• May 1: Swap your normal cup of coff-ee for decaf—reducing caff-eine intake supports sleep. People who get enough sleep are more likely to succeed at their daily tasks.
  • May 5: Switch up your daily routine. Take a di-fferent way to work or try a new food. Trying new things can open your mind to making bigger lifestyle changes.
  • May 9: Remember an achievement from the past to remind yourself that you have the potential for success. This can help reduce feelings of insecurity and lower stress.
  • May 17: Hold doors open for people. Research shows that those who consistently help others experience less depression and better health.
  • May 24: Call or email a good friend. Studies have found that the diff-erence between happy and unhappy individuals comes in the form of good relationships.
  • May 28: Make a point to smile and say “good morning” to neighbors and co-workers. Even little gestures can make someone else’s day better and benefit your own mood.

For more information about May Is Mental Health Month and info on downloading the toolkit and calendar/poster, visit Mental Health America.

A Profession on the Cusp of Growing Demand

The future looks bright for clinical mental health counseling, which has been around for almost 40 years. One of AMHCA’s co-founders, James Messina, PhD, NCC, CCMHC, in a 2013 presentation to AMHCA’s Utah chapter, noted that the first state law licensing mental health counselors was passed in Florida in 1981. 

Now all 50 states license clinical mental health counselors, and there are more than 120,000 licensed professional counselors. (In comparison, Messina cites about 55,000 licensed marriage and family therapists and about 200,000 licensed clinical social workers.)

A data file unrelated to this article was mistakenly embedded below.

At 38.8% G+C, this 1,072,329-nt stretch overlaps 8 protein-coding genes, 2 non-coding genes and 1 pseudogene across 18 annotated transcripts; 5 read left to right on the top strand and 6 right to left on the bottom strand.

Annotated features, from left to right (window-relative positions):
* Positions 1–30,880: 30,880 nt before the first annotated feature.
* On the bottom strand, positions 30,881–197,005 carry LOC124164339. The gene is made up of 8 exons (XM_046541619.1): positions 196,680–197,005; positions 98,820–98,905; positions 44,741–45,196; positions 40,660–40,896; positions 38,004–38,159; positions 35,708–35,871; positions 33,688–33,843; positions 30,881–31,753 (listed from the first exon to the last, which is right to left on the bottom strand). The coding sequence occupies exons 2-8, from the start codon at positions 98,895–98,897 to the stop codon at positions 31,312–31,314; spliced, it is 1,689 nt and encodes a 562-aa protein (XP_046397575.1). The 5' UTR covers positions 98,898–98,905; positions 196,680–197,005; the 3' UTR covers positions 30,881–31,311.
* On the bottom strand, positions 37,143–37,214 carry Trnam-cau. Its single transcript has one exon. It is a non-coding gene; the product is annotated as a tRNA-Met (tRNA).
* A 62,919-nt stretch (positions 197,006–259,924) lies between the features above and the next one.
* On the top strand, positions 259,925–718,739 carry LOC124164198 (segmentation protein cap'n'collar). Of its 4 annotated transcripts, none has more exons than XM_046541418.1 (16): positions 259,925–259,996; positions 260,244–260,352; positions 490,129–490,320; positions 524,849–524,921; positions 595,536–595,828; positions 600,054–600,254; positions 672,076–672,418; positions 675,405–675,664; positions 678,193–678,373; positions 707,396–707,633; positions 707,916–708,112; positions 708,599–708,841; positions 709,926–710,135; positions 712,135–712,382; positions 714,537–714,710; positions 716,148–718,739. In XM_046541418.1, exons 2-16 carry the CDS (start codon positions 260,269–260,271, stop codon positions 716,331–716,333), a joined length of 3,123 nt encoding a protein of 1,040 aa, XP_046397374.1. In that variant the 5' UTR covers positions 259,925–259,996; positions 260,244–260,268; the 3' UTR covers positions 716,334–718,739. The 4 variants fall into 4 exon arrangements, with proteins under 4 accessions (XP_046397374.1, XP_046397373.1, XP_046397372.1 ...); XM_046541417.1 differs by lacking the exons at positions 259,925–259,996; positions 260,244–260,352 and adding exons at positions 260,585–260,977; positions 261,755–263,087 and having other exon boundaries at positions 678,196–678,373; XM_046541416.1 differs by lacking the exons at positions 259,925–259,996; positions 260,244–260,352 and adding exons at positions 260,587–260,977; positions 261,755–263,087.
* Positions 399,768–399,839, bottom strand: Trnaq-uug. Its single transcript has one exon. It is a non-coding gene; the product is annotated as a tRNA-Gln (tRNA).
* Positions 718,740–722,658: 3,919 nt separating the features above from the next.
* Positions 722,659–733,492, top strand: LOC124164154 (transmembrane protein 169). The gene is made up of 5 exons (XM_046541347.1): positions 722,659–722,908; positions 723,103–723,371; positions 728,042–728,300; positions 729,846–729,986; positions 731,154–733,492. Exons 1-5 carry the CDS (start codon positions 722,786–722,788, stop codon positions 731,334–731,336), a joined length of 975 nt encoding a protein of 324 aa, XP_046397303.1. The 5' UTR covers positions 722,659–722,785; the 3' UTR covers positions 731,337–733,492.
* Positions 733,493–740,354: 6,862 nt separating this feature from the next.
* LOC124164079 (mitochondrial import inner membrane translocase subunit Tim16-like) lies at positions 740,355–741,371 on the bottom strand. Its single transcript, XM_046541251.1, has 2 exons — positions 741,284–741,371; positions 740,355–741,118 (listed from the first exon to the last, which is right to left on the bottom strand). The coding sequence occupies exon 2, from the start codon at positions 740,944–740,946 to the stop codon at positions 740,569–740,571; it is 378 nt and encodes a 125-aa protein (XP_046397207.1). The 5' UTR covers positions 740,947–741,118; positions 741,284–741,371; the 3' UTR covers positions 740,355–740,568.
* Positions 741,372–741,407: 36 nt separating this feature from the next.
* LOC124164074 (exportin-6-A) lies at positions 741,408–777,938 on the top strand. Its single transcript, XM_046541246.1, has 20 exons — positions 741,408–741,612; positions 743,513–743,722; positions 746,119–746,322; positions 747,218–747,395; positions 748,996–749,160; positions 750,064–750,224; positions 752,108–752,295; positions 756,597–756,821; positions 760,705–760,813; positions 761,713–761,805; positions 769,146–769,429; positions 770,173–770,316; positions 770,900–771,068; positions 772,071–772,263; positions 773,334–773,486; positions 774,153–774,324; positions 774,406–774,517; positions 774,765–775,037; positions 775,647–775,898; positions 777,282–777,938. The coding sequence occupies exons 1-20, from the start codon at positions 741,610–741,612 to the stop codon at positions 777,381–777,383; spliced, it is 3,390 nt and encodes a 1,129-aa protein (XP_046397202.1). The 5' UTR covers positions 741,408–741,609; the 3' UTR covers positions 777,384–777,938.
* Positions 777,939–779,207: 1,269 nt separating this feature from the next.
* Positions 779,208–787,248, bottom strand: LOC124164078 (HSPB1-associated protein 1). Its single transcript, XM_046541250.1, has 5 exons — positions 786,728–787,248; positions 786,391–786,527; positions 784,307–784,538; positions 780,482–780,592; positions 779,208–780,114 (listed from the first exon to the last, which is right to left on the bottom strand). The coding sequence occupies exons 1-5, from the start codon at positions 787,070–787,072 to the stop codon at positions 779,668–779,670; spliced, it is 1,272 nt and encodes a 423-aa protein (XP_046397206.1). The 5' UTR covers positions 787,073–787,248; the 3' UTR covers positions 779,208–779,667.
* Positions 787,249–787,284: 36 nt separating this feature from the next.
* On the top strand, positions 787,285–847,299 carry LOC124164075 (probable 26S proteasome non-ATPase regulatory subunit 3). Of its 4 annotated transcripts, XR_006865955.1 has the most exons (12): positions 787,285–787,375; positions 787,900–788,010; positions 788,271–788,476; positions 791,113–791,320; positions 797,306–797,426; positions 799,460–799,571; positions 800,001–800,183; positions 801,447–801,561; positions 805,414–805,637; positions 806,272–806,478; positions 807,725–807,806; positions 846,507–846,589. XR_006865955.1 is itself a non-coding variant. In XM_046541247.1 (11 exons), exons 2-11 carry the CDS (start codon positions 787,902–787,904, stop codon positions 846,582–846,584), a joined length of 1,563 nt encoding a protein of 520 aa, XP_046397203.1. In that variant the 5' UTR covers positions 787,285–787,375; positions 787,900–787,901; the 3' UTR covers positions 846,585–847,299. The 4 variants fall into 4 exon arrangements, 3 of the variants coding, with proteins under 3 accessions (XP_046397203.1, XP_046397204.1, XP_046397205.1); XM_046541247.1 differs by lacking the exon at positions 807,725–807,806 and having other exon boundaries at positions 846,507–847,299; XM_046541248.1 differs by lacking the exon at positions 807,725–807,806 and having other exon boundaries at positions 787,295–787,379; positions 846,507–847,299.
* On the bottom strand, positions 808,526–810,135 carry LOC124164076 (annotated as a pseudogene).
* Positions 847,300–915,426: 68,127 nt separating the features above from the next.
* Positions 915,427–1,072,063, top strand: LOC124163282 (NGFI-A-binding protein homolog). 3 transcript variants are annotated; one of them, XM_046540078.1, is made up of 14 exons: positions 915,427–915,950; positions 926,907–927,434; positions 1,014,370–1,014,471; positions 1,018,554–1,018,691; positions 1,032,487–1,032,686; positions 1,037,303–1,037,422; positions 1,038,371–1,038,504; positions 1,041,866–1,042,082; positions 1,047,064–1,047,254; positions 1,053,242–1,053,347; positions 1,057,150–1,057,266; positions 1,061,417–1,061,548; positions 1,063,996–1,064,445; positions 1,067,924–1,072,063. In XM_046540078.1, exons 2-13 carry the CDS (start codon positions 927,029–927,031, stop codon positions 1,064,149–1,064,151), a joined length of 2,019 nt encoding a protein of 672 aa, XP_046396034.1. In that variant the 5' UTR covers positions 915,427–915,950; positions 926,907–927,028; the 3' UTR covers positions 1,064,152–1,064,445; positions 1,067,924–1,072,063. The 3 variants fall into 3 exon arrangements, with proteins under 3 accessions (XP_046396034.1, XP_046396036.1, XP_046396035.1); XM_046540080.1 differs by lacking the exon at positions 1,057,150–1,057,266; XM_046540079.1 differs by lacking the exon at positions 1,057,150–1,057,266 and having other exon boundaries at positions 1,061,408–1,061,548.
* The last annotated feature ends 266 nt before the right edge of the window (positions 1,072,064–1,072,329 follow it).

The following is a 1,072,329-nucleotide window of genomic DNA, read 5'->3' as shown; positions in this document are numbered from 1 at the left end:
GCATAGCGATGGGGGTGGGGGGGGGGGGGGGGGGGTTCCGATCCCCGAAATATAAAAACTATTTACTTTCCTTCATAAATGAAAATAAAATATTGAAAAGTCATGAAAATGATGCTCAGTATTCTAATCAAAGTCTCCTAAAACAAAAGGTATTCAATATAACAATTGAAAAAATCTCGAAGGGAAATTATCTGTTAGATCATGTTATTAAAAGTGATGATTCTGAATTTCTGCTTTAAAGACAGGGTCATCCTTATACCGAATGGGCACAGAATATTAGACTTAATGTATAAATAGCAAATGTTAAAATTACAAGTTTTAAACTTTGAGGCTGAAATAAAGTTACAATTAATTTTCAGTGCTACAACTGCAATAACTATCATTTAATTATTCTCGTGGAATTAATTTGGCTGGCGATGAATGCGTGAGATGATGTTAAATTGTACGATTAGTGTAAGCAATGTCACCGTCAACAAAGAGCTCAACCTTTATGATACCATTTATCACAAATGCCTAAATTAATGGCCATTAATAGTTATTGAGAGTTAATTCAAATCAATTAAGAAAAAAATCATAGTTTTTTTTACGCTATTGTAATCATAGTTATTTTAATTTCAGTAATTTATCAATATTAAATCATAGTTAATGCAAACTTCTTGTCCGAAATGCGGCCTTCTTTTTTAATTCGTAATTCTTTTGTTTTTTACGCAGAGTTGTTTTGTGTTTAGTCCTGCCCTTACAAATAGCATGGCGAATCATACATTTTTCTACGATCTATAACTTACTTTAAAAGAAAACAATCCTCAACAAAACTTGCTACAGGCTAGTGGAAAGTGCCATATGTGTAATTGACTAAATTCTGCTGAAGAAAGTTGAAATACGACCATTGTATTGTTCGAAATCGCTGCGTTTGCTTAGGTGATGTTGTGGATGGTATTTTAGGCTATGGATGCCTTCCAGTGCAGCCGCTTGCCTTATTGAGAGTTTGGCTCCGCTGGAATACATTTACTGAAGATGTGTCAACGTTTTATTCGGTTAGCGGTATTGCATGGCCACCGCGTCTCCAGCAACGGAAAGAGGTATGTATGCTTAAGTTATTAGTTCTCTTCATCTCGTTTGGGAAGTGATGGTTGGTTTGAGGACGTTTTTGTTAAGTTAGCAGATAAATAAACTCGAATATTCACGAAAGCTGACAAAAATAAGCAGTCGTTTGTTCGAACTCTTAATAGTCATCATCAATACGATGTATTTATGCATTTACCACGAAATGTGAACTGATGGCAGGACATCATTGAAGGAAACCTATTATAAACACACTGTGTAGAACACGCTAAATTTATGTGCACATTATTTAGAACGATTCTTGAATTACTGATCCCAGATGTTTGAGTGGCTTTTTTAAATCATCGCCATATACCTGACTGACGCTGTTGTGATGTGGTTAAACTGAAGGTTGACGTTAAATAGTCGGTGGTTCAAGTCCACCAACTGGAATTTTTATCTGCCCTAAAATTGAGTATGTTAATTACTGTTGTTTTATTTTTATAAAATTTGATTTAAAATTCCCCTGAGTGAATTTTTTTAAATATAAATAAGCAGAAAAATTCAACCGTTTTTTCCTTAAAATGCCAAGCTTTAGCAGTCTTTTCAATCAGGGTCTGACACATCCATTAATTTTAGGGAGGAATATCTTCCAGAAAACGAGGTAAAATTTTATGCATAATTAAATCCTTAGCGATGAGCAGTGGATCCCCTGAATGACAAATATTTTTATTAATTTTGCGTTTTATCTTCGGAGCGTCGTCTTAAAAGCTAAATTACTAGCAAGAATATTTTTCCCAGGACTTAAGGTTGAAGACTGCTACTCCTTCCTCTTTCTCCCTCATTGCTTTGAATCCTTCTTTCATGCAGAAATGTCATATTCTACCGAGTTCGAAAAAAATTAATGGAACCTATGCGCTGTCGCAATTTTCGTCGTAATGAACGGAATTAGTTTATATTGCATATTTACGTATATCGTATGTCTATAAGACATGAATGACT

Now an assistant professor at Troy University Tampa Bay Site, Messina sees a growing need for CMHCs for three reasons: 

  • The provisions of the Affordable Care Act (healthcare reform), which will greatly increase the number of people who have insurance coverage for mental health issues;
  • The aging of the baby boomers, and their needs
  • for geriatric mental health services; and
  • The large number of military service members who are returning from deployments to Iraq and Afghanistan with mental health challenges.

Though National Mental Health Counseling Week lasts only a few days, members of the profession provides a valuable service every week of the year.

“Sometimes only those who have been served by someone in the counseling profession can attest to the important role that counselors play,” according to the blog of AMHCA’s North Carolina Chapter, the Licensed Professional Counselors Association of North Carolina (LPCANC). “The truth is that almost everyone either knows someone who needs to see a counselor, who is seeing a counselor, or who needs a counselor himself.”
Check out a list of additional May mental-health related observances.